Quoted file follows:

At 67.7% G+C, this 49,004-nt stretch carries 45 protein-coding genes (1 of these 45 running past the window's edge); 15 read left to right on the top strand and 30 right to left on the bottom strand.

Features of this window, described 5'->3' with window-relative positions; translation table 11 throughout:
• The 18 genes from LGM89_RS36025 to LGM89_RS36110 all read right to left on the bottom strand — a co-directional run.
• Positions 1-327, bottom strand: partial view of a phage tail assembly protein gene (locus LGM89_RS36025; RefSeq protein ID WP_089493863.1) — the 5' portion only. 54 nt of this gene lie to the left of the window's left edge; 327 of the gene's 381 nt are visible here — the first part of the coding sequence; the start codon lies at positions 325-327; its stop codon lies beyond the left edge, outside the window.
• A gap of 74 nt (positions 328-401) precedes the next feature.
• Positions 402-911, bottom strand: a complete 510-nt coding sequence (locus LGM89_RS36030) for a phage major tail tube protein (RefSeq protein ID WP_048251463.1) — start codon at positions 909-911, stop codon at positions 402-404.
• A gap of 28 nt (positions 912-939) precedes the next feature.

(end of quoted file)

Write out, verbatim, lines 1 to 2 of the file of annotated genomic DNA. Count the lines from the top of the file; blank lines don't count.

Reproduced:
At 67.7% G+C, this 49,004-nt stretch carries 45 protein-coding genes (1 of these 45 running past the window's edge); 15 read left to right on the top strand and 30 right to left on the bottom strand.

Features of this window, described 5'->3' with window-relative positions; translation table 11 throughout: